Jack Kemp may have been the original compassionate conservative, and no one made the moral case for free market capitalism more effectively in the halls of Congress than he did.
He was a civil rights liberal before he was an economic conservative; his views shaped by his years as a star pro quarterback who appreciated the work of the big linemen, white and black, who protected him in the violent hours of Sunday afternoon.
He believed that lower tax rates, limited regulation, sound money and free trade were the best policies not because they made the rich richer, though he didn't mind that, but because they made everybody richer. And when Ronald Reagan caught Kemp's infectious enthusiasm for what liberals derisively called trickle-down economics, Kemp had an experience few mere congressmen ever have. He saw his ideas, in an almost pure form, adopted and written into law.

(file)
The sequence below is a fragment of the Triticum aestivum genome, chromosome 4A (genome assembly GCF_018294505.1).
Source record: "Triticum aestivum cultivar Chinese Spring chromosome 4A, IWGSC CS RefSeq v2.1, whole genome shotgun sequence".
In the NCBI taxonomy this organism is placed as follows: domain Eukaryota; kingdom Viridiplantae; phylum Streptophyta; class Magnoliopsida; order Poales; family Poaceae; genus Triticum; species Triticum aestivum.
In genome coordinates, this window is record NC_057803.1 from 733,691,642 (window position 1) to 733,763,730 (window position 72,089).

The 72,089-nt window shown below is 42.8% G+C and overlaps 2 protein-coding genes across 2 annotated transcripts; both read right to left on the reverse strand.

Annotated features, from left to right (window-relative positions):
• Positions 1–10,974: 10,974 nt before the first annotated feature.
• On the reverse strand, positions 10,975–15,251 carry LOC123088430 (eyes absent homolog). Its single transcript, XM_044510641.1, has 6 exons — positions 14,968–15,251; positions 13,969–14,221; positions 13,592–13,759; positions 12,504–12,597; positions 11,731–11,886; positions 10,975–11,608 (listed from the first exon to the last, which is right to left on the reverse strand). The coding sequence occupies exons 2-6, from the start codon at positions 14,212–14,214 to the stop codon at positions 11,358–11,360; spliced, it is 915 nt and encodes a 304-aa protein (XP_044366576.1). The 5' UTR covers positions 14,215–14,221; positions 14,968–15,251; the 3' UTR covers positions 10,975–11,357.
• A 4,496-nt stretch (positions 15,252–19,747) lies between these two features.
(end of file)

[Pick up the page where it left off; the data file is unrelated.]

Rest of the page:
What followed was an American economic boom that lasted with only minor interruptions for more than 25 years. When I last spoke to him, just a couple of weeks ago, he bemoaned the lack of a strong voice for those ideas he had done so much to advance.
As one who cared always first about his country and his countrymen, it was no comfort to him to know that if his economic ideas were right, the opposite ideas now being put into play by the Obama administration, cannot also be right.
— Brit Hume is the senior political analyst for FOX News Channel.